At the lower levels of administration, the Spanish built on traditional village organization by co-opting local leaders. This system of indirect rule helped create in a Filipino upper class, called the principalía, who had local wealth, high status, and other privileges. This achieved an oligarchic system of local control. Among the most significant changes under Spanish rule was that the Filipino idea of public use and ownership of land was replaced with the concept of private ownership and the granting of titles on members of the principalía.

The Philippines was not profitable as a colony, and a long war with the Dutch in the 17th century and intermittent conflict with the Muslims nearly bankrupted the colonial treasury. Colonial income derived mainly from entrepôt trade: The Manila Galleons sailing from Acapulco on the west coast of Mexico brought shipments of silver bullion and minted coin that were exchanged for return cargoes of Chinese goods. There was no direct trade with Spain.

The Spanish period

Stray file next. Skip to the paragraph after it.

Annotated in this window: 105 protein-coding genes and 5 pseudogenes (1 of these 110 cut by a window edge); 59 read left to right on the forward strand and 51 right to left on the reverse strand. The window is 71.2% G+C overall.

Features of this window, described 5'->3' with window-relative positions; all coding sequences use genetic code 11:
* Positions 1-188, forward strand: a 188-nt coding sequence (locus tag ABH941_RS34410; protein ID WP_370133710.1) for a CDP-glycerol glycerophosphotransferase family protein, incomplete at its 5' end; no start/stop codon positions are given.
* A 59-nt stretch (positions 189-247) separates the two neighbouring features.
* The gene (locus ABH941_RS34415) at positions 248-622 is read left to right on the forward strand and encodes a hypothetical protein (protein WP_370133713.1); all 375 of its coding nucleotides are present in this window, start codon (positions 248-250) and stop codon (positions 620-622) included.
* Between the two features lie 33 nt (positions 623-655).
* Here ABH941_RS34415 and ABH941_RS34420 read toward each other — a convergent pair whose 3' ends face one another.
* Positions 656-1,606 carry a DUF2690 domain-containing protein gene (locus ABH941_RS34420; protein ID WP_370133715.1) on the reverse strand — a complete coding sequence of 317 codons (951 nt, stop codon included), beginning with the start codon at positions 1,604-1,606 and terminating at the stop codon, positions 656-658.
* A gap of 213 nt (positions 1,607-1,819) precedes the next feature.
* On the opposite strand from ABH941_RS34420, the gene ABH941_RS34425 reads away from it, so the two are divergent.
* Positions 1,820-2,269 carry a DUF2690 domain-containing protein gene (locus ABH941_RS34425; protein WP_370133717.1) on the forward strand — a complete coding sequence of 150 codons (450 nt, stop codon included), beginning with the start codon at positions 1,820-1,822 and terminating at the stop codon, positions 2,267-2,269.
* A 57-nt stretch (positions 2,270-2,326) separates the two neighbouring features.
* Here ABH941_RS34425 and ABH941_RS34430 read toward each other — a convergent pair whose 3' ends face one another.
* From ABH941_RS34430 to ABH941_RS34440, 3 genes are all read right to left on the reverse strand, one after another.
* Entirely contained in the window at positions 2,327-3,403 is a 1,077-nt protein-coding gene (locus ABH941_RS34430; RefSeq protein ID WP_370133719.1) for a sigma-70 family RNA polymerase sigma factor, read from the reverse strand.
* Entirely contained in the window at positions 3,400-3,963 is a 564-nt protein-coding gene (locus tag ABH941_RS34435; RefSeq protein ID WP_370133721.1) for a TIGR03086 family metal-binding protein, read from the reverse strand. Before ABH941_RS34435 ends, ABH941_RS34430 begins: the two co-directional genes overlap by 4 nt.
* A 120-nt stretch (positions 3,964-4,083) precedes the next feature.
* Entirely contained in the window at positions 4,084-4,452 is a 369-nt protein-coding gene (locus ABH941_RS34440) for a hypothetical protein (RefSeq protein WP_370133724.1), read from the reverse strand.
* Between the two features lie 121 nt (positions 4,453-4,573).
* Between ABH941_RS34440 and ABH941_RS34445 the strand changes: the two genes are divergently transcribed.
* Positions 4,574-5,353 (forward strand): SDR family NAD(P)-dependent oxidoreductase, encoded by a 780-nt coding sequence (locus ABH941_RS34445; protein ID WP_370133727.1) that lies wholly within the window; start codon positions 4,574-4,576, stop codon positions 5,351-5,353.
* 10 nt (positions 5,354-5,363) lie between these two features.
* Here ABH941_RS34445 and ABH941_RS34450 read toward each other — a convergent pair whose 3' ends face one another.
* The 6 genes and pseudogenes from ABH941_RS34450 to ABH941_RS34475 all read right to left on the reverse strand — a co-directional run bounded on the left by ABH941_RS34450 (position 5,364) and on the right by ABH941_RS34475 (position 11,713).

Spanish colonial motives were not, however, strictly commercial. The Spanish at first viewed the Philippines as a stepping-stone to the riches of the East Indies (Spice Islands), but, even after the Portuguese and Dutch had foreclosed that possibility, the Spanish still maintained their presence in the archipelago. The Portuguese navigator and explorer Ferdinand Magellan headed the first Spanish foray to the Philippines when he made landfall on Cebu in March 1521; a short time later he met an untimely death on the nearby island of Mactan. After King Philip II (for whom the islands are named) had dispatched three further expeditions that ended in disaster, he sent out Miguel López de Legazpi, who established the first permanent Spanish settlement, in Cebu, in 1565. The Spanish city of Manila was founded in 1571, and by the end of the 16th century most of the coastal and lowland areas from Luzon to northern Mindanao were under Spanish control. Friars marched with soldiers and soon accomplished the nominal conversion to Roman Catholicism of all the local people under Spanish administration.